When it comes to choosing a relaxing pastime, consider a healthy hobby.
Is sitting down in front of TV a good way to relax? The latest research suggests not. A recent Australian study has claimed that every hour spent in front of the box may shorten your life by as much as 22 minutes.
And yet we all need to unwind by getting off the well-trodden path of daily routine, so how best to do it? Simple – find yourself a hobby. And not just any hobby, but one that will take you to another place, calm your spirits, provide satisfaction and recharge your batteries.
It doesn't have to be a hobby involving physical exercise, though it may have a physical dimension. Regular physical exercise is, of course, an important ingredient for any well-rounded, healthy existence and should be there already. You'll find the 'healthy hobbies' we list below are all creative and will exercise the mind more than the body, which is very important when it comes to getting a good night's sleep.
What doesn't dancing have going for it? It gobbles up calories, enhances your social life, gives you a sense of well-being (that's the serotonin kicking in) and is just a whole lot of fun. But wait for it... it also does wonders for your mind.
An American study has shown that dancing is one of a small handful of leisure pursuits that help ward off dementia. Interestingly, the study showed that it was almost alone among physical activities in having that effect.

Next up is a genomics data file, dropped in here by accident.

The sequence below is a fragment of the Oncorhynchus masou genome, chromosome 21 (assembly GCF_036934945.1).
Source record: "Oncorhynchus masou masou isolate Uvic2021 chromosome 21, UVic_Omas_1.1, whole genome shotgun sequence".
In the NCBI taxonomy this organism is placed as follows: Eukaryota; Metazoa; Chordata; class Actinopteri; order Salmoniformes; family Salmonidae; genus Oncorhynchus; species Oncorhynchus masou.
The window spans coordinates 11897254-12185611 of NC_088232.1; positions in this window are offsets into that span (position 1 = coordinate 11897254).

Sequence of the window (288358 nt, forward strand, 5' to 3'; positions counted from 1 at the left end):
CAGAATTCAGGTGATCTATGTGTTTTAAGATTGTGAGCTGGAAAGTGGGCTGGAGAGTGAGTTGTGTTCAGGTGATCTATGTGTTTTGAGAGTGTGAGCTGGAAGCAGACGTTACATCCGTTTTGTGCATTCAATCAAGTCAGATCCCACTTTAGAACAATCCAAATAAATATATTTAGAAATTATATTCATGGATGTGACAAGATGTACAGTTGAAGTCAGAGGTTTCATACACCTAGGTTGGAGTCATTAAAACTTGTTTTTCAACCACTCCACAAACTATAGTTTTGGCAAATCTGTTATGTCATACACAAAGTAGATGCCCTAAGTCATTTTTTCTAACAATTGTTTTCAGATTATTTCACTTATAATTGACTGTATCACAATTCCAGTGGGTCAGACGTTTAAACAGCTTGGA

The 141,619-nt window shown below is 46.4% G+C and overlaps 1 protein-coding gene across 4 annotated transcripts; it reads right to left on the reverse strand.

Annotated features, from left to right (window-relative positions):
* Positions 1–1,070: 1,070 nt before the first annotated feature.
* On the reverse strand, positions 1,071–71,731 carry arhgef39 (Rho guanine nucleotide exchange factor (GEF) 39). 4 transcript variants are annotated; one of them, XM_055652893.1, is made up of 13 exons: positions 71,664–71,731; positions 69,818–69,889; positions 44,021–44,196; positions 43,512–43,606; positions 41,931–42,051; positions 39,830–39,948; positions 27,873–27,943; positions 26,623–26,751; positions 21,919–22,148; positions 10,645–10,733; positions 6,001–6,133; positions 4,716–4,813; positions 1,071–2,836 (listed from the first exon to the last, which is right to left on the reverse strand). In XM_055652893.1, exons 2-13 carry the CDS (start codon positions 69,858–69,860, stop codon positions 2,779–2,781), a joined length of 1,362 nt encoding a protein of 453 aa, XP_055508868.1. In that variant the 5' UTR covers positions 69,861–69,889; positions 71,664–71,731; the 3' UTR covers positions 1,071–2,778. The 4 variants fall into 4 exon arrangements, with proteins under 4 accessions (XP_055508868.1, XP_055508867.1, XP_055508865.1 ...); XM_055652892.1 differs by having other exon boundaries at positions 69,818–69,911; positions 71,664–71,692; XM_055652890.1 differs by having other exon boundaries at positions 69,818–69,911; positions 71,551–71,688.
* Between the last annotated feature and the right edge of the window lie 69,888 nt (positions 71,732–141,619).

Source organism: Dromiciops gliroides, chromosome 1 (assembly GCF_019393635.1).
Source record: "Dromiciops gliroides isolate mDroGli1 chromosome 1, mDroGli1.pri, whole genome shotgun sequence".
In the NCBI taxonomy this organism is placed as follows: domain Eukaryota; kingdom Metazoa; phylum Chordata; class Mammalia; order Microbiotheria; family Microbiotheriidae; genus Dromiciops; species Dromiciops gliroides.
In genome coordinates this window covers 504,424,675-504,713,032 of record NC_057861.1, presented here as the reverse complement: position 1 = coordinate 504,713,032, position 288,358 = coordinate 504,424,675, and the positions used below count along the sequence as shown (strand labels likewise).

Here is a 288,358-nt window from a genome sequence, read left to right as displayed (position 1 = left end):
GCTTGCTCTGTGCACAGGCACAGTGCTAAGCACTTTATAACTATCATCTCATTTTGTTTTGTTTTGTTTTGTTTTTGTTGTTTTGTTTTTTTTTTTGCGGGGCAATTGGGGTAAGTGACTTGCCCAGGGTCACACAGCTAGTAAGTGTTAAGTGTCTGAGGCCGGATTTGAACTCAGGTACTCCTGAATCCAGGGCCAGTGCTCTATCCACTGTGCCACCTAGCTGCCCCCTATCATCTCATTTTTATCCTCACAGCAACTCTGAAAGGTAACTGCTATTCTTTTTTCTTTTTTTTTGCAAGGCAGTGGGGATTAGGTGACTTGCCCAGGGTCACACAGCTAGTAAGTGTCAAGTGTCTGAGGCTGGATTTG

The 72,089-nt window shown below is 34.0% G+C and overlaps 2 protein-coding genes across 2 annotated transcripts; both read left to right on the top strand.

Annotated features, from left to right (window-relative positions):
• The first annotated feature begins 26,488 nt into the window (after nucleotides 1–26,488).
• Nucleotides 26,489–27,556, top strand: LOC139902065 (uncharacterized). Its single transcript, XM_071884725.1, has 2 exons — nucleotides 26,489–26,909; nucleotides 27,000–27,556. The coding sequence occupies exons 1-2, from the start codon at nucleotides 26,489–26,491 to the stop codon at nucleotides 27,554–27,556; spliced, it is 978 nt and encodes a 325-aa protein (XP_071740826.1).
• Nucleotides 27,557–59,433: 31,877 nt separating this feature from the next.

Learning a second language
This is another hobby with multiple benefits. Travel becomes more fun when you're able to speak even a smattering of the local language. This goes deeper than practical verbal communication (e.g. ¡Una cerveza por favor! [a beer please]). It also enables you to better understand the culture, since a different language embodies a different way of looking at the world.
Employment prospects can also be improved by learning another tongue. And what's more – like dancing – it is great brain exercise. A number of studies have shown that a second language leads to enhanced cognitive abilities and delays the onset of dementia .
British actor Laurence Olivier was an avid gardener late in life. He called it 'sanity provoking'. We know instinctively that spending time in nature is calming, but a recent study has proved it, showing that gardening leads to significant reductions in the stress hormone cortisol . And, of course, there are the added advantages of beautifying your section, having a supply of fresh, healthy food for your dinner table, feelings of accomplishment and the physical workout that comes with all that digging, raking and carrying.
Cooking is perhaps the easiest of all hobbies to start. Everything is already in place – we all have to eat and generally have access to kitchens. And you do have the time... it need only take 10 minutes to prepare a delicious meal. Besides being very hip at the moment, cooking is both creative and relaxing... it immediately takes your mind off your everyday routine, putting you in touch with a basic human need and its associated senses. With an endless stream of new recipes to try, it's also never repetitive or boring. Finally, the outcome is a social occasion. By cooking, you bring happiness to others, as well as yourself
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